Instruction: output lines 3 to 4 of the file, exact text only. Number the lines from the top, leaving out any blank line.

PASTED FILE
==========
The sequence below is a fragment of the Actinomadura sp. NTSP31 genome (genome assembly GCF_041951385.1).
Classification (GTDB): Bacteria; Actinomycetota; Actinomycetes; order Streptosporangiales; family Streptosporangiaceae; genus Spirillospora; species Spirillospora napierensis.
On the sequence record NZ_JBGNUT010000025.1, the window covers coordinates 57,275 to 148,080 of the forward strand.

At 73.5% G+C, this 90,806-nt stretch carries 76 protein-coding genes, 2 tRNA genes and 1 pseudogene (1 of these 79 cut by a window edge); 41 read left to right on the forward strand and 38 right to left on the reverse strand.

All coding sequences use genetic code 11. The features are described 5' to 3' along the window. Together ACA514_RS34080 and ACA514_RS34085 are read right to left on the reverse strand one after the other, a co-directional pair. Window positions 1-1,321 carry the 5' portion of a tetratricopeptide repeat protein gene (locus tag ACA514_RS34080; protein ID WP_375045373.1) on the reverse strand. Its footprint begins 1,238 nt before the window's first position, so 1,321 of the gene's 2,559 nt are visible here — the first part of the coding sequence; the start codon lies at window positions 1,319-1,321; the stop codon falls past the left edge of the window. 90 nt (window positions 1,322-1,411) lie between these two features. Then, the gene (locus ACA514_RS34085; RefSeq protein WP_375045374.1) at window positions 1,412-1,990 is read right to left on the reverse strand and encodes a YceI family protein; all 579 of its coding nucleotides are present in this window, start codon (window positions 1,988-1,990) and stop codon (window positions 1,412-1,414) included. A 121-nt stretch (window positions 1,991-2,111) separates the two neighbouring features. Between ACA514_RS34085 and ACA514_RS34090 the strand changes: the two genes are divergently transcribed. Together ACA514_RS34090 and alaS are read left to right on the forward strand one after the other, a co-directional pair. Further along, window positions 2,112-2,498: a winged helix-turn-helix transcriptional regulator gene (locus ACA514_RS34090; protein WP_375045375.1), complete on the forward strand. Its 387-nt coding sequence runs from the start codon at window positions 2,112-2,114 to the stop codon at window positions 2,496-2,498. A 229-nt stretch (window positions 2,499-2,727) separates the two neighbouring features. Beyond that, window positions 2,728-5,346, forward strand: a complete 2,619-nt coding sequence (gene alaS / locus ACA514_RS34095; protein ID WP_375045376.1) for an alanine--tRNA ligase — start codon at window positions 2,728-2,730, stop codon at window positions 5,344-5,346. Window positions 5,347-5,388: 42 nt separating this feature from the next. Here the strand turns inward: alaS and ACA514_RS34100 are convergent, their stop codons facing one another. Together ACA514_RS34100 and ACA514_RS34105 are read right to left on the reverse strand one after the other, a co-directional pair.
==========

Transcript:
On the sequence record NZ_JBGNUT010000025.1, the window covers coordinates 57,275 to 148,080 of the forward strand.

At 73.5% G+C, this 90,806-nt stretch carries 76 protein-coding genes, 2 tRNA genes and 1 pseudogene (1 of these 79 cut by a window edge); 41 read left to right on the forward strand and 38 right to left on the reverse strand.